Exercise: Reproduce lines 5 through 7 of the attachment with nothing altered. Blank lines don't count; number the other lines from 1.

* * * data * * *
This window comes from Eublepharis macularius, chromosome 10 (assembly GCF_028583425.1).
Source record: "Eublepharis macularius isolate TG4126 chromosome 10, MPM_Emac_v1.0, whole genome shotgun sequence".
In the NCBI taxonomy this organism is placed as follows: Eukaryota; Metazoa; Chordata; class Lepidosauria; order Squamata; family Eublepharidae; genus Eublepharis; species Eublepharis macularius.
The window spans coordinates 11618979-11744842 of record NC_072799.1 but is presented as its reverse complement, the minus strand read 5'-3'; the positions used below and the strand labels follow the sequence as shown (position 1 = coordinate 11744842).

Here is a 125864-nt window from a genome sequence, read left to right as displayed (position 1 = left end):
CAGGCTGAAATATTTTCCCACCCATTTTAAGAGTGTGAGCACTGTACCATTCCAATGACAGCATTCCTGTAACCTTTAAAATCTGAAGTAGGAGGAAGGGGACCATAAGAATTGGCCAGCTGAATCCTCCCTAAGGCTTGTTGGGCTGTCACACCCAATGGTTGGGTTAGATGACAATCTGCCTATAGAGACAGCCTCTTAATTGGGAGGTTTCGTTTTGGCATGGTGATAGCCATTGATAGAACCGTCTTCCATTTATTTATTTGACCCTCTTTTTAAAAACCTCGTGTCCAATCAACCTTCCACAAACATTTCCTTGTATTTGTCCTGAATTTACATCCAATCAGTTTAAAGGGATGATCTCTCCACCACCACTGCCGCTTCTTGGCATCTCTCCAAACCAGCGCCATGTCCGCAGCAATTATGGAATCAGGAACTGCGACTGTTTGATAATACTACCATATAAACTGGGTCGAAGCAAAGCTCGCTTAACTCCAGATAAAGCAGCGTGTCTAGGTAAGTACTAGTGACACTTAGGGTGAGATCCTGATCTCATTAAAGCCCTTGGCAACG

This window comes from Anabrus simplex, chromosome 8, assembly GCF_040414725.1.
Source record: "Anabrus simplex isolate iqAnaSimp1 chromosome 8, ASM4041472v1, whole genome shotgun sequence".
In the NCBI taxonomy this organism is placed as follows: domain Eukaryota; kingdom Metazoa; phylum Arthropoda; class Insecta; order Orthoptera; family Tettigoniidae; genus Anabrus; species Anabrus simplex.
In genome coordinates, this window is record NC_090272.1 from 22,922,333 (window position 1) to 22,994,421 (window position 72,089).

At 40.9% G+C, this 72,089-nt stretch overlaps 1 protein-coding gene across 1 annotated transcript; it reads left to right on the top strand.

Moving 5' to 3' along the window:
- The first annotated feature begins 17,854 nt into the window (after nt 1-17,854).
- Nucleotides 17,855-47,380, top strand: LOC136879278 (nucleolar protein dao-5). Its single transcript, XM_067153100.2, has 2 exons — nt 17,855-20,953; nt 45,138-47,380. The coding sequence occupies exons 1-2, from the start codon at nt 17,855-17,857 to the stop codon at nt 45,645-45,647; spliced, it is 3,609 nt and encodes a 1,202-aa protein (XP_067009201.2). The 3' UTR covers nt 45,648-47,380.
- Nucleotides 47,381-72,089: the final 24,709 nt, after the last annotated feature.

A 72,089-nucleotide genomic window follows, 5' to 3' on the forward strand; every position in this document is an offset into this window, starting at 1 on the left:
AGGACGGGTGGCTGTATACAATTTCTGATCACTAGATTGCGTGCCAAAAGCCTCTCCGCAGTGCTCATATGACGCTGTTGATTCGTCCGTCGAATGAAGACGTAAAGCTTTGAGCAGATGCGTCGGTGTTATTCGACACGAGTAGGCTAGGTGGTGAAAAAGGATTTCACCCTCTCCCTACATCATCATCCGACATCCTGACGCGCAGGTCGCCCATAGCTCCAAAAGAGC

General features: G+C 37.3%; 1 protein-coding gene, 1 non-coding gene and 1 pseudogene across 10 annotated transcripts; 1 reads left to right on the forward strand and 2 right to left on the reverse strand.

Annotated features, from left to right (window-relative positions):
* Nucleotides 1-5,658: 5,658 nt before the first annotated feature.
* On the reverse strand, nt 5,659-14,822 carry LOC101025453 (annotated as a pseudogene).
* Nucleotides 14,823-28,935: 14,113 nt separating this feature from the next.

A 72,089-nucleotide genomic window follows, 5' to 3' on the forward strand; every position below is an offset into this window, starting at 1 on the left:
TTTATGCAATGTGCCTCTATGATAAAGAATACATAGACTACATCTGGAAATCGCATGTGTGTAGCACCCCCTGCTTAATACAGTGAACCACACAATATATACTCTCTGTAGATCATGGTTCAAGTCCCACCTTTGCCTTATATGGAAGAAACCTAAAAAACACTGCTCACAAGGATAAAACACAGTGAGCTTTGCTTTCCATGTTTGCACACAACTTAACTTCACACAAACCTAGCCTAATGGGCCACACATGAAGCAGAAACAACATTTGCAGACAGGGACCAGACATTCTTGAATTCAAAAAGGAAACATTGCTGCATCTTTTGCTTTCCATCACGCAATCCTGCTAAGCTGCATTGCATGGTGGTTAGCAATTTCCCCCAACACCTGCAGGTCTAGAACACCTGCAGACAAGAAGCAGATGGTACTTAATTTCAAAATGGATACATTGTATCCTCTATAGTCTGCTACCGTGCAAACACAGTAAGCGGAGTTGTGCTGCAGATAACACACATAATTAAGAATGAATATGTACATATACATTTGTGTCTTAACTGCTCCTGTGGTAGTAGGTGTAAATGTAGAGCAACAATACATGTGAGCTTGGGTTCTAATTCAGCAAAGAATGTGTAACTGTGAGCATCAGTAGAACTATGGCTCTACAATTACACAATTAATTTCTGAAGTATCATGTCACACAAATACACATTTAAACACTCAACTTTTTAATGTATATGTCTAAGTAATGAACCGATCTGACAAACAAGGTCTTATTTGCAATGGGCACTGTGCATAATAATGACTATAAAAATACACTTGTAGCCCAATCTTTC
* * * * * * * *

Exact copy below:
Here is a 125864-nt window from a genome sequence, read left to right as displayed (position 1 = left end):
CAGGCTGAAATATTTTCCCACCCATTTTAAGAGTGTGAGCACTGTACCATTCCAATGACAGCATTCCTGTAACCTTTAAAATCTGAAGTAGGAGGAAGGGGACCATAAGAATTGGCCAGCTGAATCCTCCCTAAGGCTTGTTGGGCTGTCACACCCAATGGTTGGGTTAGATGACAATCTGCCTATAGAGACAGCCTCTTAATTGGGAGGTTTCGTTTTGGCATGGTGATAGCCATTGATAGAACCGTCTTCCATTTATTTATTTGACCCTCTTTTTAAAAACCTCGTGTCCAATCAACCTTCCACAAACATTTCCTTGTATTTGTCCTGAATTTACATCCAATCAGTTTAAAGGGATGATCTCTCCACCACCACTGCCGCTTCTTGGCATCTCTCCAAACCAGCGCCATGTCCGCAGCAATTATGGAATCAGGAACTGCGACTGTTTGATAATACTACCATATAAACTGGGTCGAAGCAAAGCTCGCTTAACTCCAGATAAAGCAGCGTGTCTAGGTAAGTACTAGTGACACTTAGGGTGAGATCCTGATCTCATTAAAGCCCTTGGCAACG

This window comes from Anabrus simplex, chromosome 8, assembly GCF_040414725.1.